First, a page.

But the real scandal wasn’t Butler being honored with the Adorno Prize on Sept. 11, the late philosopher’s birthday. More significant was an event that occurred several days later, in the German capital. On Sept. 15, Berlin’s taxpayer-funded Jewish Museum hosted the academic for an event titled “Does Zionism Belong to Judaism.” In the country where a boycott of Jewish businesses led to the Holocaust, an American “academic superstar” called for a boycott of the Jewish state—and 700 Germans gave her a rapturous reception.

Why would the Jewish Museum give Butler a podium and allow her to advocate for BDS, a campaign that even the unyielding Israel critic Norman Finkelstein has labeled a “cult” that seeks to “eliminate” Israel by hiding behind nonviolent rhetoric? To understand the answer to that question, one must put Butler’s visit in the context of slowly shifting German attitudes toward Israel and Jews—as well as within Germany’s ongoing attempts to deal with its past. “I have also wondered whether the use of my abridged remarks about Hamas and Hezbollah itself was a kind of anti-Semitic attack,” Butler told the left-wing German newspaper Jungle World in 2010 in response to those Germans who had criticized her for her views on Israel. “I feel, in fact, again my vulnerability as a Jew in Germany, when I am discredited in this way in the media.” With such rhetorical feats, Butler transforms herself from an American intellectual into a latter-day victim of anti-Semitism, and in so doing gives Germans who might feel uneasy expressing support for the boycott of the Jewish state license to feel like victims as well.

***

Controversy leading up to the discussion at the Jewish Museum had already persuaded the moderator, a journalist from the conservative Die Welt, to drop out. The day before the event, the Jewish Museum was telling the press that Butler would refuse to address her 2006 comments about Hamas and Hezbollah. (Ultimately, a stern-faced man and woman sat beside the stage, performing the commissar-like duty of screening questions audience members had scribbled on slips of paper.) Nonetheless, hundreds of Berliners–a quirky assemblage of chic gay men, butch lesbians, and academic eggheads, most of whom were not Jewish, according to a prominent member of Berlin’s Jewish community whom I spoke to at the event—filled the glass-roofed atrium of the museum and a spillover room where the conversation was simulcast.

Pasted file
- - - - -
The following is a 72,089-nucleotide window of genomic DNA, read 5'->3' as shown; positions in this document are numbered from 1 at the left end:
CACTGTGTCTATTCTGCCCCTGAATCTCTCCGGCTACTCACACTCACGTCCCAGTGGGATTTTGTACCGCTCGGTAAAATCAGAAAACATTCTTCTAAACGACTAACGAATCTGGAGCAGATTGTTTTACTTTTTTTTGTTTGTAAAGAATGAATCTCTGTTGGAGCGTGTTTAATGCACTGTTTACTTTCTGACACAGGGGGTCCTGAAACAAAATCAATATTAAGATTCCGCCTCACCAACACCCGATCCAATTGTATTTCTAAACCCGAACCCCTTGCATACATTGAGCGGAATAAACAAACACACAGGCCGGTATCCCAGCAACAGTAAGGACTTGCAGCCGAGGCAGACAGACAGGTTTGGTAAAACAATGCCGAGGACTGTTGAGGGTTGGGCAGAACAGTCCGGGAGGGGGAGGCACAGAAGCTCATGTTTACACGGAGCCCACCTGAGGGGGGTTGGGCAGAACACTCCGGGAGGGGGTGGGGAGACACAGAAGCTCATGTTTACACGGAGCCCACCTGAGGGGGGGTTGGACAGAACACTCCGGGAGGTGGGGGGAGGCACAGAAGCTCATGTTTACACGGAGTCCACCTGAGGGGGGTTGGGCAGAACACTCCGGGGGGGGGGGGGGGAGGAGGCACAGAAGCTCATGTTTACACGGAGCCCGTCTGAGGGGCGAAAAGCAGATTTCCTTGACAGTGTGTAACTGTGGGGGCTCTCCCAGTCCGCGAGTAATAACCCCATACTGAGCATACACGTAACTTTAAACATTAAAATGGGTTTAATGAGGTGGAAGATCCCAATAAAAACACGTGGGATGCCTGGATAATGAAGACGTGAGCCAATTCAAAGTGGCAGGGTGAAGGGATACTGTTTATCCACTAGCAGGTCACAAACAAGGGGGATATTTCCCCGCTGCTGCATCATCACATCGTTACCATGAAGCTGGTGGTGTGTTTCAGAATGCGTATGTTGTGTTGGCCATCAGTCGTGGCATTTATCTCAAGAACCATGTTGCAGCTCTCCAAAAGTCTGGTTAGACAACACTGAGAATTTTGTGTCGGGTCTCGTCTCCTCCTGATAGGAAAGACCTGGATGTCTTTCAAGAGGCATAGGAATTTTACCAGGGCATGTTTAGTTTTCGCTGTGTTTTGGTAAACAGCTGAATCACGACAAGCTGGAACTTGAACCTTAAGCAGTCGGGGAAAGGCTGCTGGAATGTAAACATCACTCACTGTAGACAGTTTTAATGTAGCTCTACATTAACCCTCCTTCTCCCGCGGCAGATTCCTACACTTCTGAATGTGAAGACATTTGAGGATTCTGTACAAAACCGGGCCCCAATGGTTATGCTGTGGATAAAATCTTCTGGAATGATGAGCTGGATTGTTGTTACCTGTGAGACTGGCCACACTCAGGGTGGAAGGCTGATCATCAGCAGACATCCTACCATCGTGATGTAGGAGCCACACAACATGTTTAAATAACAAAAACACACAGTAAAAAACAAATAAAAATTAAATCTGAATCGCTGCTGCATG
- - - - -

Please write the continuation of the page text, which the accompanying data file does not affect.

Butler’s comments that evening largely reflected the arguments presented in Parting Ways. In the book, Butler offers the standard, post-nationalist critique of Zionism, which, like most post-nationalist critiques of Zionism, is solely concerned with the nation-state of the Jews. At the root of Butler’s anti-Zionism is an appeal to Judaism’s “diasporic tradition” of living among non-Jews as the “ethos” for the post-Zionist, binational state she seeks. Butler makes frequent use of her Jewish upbringing to substantiate her political vision. Butler grew up in Cleveland to a father raised Reform and a mother raised Orthodox; her maternal Hungarian grandmother’s family was almost entirely murdered by the Nazis. She attended Hebrew school as a child and Butler has brought up her own son, raised with her partner, as Jewish.

But particularism of any kind bothers her. “I grew very skeptical of certain kind of Jewish separatism in my youth,” she told Ha’aretz in a 2010 interview. “I saw the Jewish community was always with each other; they didn’t trust anybody outside. You’d bring someone home and the first question was ‘Are they Jewish, are they not Jewish?’ ” This repulsion for parochialism informs her views on Israel, as if it is Jews, and only Jews, who may be clannish. Butler seems to think that she is refuting the Zionist project itself—that Zionism is incompatible with pluralism, cosmopolitanism, and multiculturalism—when she writes that, “If I show … there are Jewish values of cohabitiation with the non-Jews that are part of the very ethical substance of diasporic Jewishness, then it will be possible to conclude that commitments to social equality and social justice have been an integral part of Jewish secular, socialist and religious traditions.”